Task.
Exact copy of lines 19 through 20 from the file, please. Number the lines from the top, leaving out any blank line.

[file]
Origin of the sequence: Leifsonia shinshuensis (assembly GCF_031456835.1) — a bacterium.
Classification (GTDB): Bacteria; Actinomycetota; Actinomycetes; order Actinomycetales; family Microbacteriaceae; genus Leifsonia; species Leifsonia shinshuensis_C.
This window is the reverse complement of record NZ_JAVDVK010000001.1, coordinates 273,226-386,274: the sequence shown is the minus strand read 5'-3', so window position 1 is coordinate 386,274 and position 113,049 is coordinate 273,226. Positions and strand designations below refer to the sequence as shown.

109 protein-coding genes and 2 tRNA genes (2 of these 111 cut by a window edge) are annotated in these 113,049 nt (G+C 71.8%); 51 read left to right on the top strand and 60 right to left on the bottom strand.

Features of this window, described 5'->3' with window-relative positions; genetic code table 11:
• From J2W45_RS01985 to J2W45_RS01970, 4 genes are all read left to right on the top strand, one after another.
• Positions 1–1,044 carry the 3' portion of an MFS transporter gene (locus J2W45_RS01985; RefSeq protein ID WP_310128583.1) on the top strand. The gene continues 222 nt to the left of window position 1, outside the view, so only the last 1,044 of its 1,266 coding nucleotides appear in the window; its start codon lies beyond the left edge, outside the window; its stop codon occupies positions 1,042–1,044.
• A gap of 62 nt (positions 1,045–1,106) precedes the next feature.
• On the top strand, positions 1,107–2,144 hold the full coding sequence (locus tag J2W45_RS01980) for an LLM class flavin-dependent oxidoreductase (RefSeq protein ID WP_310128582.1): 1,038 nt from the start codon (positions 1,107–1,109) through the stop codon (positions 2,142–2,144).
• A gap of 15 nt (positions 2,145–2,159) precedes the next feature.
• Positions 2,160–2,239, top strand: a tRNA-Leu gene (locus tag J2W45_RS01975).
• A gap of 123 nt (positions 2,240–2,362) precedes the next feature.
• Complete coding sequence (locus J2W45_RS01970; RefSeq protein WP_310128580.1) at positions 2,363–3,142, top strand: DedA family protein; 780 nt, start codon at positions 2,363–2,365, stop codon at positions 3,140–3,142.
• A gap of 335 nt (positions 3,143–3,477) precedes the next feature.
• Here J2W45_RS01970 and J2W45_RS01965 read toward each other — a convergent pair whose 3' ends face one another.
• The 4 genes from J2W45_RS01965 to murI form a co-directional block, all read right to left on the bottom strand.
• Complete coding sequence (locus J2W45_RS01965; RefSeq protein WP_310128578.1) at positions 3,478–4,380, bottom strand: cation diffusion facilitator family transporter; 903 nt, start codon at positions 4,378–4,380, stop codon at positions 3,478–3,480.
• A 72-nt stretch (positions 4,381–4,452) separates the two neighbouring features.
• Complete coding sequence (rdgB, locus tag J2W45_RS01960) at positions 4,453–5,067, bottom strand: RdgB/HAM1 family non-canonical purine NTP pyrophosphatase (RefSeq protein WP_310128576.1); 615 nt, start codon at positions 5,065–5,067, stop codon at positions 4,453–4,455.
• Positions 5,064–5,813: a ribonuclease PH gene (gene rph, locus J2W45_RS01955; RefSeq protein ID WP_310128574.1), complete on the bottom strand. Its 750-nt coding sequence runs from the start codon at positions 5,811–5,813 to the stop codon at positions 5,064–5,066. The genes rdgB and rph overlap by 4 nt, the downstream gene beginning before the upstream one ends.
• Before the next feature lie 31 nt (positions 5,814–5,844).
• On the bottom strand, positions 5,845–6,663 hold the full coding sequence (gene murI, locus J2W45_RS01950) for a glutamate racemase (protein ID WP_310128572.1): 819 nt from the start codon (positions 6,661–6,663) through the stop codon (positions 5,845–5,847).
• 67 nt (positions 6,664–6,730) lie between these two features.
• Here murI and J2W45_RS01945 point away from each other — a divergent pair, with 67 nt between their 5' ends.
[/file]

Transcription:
• Complete coding sequence (rdgB, locus tag J2W45_RS01960) at positions 4,453–5,067, bottom strand: RdgB/HAM1 family non-canonical purine NTP pyrophosphatase (RefSeq protein WP_310128576.1); 615 nt, start codon at positions 5,065–5,067, stop codon at positions 4,453–4,455.
• Positions 5,064–5,813: a ribonuclease PH gene (gene rph, locus J2W45_RS01955; RefSeq protein ID WP_310128574.1), complete on the bottom strand. Its 750-nt coding sequence runs from the start codon at positions 5,811–5,813 to the stop codon at positions 5,064–5,066. The genes rdgB and rph overlap by 4 nt, the downstream gene beginning before the upstream one ends.